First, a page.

Solving our global climate crisis hinges on doing a number of things right. One is slowing - eventually stopping - deforestation, which now accounts for 15-20% of global greenhouse gas emissions. To do that we need to know how much stopping deforestation costs and where on the Earth's vast tropical belt it can be done most cost-effectively. With the support of the Gordon and Betty Moore Foundation, CSF has designed an "opportunity cost" analysis method that works at the level of individual farms and single land uses, even scalable up to the level of entire regions.
Our goal was to enable local REDD+ (Reducing Emissions from Deforestation and Degradation) projects with a tool that can collect detailed data, and also to feed national and global cost models with better information. The model was developed by CSF-Brasil staff, building on the experience of Bolivian research sponsored by CSF.
Thus far, the model has produced several key insights. One application in Ecuador, for instance, found that an area currently used as pasture land might be more efficiently converted to support multi-crop agroforestry. Because the land itself is not suitable so suitable for livestock, this alternative use would permit greater revenue generation. Moreover, it would significantly heighten potential for carbon sequestration. The model's ability to compare revenue generation and carbon sequestration potential in different scenarios has become of routine importance to Ecuador's Ministry of Environment and Ministry of Agriculture. In addition, conservationists continually highlight the usefulness of the model's ability to identify feasible areas for REDD+ and Socio Bosque (PSB) schemes, as well as produce bases on which to build and negotiate compensation payments for reductions in deforestation.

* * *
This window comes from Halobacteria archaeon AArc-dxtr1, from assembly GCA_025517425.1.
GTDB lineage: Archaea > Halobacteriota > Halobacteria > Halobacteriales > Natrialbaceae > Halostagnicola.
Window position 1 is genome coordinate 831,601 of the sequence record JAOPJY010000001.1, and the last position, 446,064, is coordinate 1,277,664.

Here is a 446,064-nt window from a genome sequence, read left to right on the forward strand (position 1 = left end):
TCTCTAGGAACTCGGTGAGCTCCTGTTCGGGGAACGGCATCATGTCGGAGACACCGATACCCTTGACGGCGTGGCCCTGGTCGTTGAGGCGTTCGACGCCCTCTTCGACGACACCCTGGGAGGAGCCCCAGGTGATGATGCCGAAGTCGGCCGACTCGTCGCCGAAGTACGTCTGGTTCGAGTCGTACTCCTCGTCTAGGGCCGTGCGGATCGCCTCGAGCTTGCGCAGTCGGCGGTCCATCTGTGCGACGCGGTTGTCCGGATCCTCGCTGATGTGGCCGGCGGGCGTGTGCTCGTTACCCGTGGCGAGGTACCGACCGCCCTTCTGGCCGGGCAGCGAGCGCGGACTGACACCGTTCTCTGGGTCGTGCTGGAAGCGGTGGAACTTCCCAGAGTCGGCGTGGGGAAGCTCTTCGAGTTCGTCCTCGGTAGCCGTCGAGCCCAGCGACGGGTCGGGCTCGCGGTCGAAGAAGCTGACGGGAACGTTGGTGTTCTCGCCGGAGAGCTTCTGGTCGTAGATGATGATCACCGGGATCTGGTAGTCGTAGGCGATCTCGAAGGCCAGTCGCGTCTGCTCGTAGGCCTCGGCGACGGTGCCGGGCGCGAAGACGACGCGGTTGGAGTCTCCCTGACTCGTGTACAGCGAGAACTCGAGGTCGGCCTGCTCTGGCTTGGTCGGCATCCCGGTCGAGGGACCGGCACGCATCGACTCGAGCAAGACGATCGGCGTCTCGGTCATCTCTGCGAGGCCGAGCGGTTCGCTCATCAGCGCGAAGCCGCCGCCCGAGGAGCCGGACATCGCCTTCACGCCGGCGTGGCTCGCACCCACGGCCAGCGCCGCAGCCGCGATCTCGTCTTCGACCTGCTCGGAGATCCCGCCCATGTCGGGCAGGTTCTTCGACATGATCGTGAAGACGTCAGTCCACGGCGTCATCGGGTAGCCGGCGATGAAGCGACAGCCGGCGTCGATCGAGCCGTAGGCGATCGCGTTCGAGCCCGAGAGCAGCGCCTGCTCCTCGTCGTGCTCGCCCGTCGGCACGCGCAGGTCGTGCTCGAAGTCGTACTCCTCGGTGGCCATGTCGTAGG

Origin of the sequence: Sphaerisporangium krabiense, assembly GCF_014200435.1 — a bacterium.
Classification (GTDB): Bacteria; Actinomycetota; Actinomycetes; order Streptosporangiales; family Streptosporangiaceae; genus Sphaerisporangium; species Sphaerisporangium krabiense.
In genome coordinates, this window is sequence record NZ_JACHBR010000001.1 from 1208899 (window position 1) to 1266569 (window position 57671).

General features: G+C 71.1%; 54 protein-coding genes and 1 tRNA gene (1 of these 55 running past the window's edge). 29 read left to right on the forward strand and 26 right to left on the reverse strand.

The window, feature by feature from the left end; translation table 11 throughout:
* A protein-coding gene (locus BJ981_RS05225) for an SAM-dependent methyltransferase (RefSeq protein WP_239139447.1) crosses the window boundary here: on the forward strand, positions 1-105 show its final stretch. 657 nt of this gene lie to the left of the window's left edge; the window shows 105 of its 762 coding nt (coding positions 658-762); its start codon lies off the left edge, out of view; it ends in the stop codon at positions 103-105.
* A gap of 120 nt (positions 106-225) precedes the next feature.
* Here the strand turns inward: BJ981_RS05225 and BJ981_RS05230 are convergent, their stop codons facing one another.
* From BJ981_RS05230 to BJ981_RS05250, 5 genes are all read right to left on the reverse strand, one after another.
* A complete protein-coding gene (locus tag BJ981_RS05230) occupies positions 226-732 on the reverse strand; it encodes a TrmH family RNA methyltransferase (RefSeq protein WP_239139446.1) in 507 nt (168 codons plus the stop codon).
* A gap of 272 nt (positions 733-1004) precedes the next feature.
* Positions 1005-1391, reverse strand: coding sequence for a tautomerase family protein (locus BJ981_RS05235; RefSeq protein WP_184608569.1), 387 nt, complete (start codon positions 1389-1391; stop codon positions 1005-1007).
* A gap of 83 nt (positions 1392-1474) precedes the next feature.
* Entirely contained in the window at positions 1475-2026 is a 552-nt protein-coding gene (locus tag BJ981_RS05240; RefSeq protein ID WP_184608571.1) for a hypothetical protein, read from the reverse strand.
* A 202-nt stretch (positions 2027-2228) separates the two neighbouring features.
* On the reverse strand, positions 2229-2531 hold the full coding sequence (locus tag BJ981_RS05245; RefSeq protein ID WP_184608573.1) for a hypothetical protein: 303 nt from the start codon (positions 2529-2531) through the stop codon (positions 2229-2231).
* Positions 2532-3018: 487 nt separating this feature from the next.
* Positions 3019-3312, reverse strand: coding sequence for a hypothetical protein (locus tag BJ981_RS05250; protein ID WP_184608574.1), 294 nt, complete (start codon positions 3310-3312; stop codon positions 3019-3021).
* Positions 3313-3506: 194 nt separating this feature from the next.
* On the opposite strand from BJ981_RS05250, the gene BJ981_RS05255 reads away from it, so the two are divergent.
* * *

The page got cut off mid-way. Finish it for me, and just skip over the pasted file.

In the next phase of the project we will explore the use of digital data-collection devices to feed information instantly into an online database and return immediate results to the interview subject.